Derrick Thomas didn’t play with one true Chief Hall of Famer, and only briefly got to play alongside Joe Montana and Marcus Allen while they were shells of their former selves. Meanwhile, Brian Waters was drafted in 2000 and Tony Gonzalez had his first 1,000-yard season that same year. Dale Carter and James Hasty were a fine pair, but the only way they are seeing the Hall of Fame is by paying the price of admission.

Nonetheless, D.T. carried the Chiefs to more home wins and also more playoff appearances than any other team during the 90s. Despite playing with quarterbacks named Bono, DeBerg, Grbac and Krieg — and those guys had limited targets — D.T. made the Chiefs Super Bowl contenders for most of the decade. How? The Chiefs lead the decade with a turnover differential of +128. (365 total forced turnovers). The Giants were next with a plus+69 T.O. differential. Thomas was responsible for 65 of those T.O.s himself, and there’s no telling how many he forced by working the Sea of Red into a frenzy and hurrying the quarterback a staggering 444 times. He also had more sacks than either Bruce Smith or Reggie White during the decade.

Off the field, Derrick Thomas’ Third and Long Foundation and constant efforts with our troops made him one of the NFL’s leading philanthropists. He quickly replaced George Brett as Kansas City’s favorite son and didn’t disappoint. He won the NFL Man of the Year Award in 1993, and the Derrick Thomas Academy charter school was named after him in 2001, serving as a permanent reminder of just how much he meant to the city. You already know all that, and if you didn’t Carl Peterson enlightened you during his terrific, but self-serving, speech last Saturday.

How you measure the magnitude of Derrick Thomas’ life is by the fact that there were almost as many Chiefs fans in Canton as Steelers fans, despite Woodson being alive and the Steelers, one of the NFL’s leading bandwagon teams, home stadium sitting only a couple of hours away.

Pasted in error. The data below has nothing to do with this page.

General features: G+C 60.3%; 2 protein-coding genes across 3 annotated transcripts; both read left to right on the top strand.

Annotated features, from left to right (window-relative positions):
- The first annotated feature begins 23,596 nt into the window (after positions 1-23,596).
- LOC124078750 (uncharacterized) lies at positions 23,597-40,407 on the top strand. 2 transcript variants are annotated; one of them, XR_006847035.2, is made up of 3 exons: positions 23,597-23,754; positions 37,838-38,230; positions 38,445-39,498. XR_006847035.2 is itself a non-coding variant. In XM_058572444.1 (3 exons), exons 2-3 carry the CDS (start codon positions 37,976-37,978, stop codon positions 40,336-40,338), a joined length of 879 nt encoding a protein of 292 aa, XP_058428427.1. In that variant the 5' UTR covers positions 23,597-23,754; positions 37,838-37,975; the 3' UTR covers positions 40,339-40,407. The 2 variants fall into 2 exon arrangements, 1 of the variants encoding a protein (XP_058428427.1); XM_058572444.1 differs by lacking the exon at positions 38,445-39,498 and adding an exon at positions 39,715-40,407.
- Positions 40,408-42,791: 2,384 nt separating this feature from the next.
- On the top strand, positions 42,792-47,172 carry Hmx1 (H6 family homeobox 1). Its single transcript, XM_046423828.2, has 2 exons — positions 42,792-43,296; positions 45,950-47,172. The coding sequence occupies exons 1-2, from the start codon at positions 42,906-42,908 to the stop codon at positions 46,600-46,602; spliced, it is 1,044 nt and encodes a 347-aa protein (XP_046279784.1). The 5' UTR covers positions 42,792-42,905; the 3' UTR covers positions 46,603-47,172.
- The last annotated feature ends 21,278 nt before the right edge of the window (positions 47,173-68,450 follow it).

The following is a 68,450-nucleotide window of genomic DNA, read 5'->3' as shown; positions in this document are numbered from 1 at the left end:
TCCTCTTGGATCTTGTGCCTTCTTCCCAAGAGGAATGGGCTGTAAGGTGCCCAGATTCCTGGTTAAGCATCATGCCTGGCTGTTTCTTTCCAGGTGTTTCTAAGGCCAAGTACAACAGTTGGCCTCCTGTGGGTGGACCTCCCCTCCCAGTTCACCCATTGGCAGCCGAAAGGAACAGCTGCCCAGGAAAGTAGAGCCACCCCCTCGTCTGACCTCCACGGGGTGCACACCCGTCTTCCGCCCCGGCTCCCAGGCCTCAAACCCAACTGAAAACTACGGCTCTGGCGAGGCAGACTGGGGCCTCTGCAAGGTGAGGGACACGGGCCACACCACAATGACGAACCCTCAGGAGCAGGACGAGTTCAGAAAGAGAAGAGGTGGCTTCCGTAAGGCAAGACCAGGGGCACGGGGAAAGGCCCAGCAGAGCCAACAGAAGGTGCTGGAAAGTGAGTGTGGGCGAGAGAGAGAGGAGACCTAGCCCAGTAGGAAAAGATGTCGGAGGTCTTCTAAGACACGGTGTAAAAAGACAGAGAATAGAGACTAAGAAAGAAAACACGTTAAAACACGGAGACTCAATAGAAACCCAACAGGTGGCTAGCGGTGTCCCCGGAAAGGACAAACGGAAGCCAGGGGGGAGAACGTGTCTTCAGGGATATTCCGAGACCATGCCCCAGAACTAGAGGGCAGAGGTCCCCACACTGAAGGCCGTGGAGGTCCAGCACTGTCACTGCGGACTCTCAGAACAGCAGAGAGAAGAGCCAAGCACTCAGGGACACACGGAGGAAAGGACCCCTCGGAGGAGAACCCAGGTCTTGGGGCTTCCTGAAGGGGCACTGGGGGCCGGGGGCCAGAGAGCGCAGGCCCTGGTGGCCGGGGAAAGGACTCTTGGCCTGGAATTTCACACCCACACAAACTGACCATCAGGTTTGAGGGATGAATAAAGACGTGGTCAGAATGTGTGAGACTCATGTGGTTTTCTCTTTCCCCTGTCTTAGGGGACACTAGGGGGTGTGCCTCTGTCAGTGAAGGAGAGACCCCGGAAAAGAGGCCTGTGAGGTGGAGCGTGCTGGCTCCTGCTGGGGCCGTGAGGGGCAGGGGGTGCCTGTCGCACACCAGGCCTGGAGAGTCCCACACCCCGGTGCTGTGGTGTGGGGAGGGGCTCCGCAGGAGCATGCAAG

You measure Derrick Thomas by how many of his ex-teammates and coaches showed up last Saturday.

You measure Derrick Thomas by the countless quarterbacks who said they gameplanned for D.T. more than any other player.

You measure Derrick Thomas by the awe and respect he commanded from other team’s fans, the way they still gush about him nearly a decade after his death.

You measure Derrick Thomas by the thousands of eyes that teared up last Saturday night when he finally got recognized as one of the 300 or so best gladiators ever to snap on his chinstrap.

You measure Derrick Thomas by the way he created the league’s best homefield advantage with his play, a legacy that I know  will continue when Arrowhead returns to being the league’s loudest stadium this September.

Thomas’ induction cemented the Chiefs, and specifically Thomas and the Chiefs’ defense he spearheaded, as one of the NFL highlights of the 90s. As a young Chiefs fan who has seen the Chiefs get basically zero recognition during my lifetime, it’s nice for me and my generation of Chiefs fans to see that finally happen. More importantly, I think we can all let go of Derrick properly now. He’s finally been recognized as the one of the most important NFL players of the 90s. In my book, no 90s NFL player meant more to his team and city than Derrick Thomas.

(Adam Best is the senior editor of Arrowhead Addict. Follow him daily via email/RSS feed and Twitter.)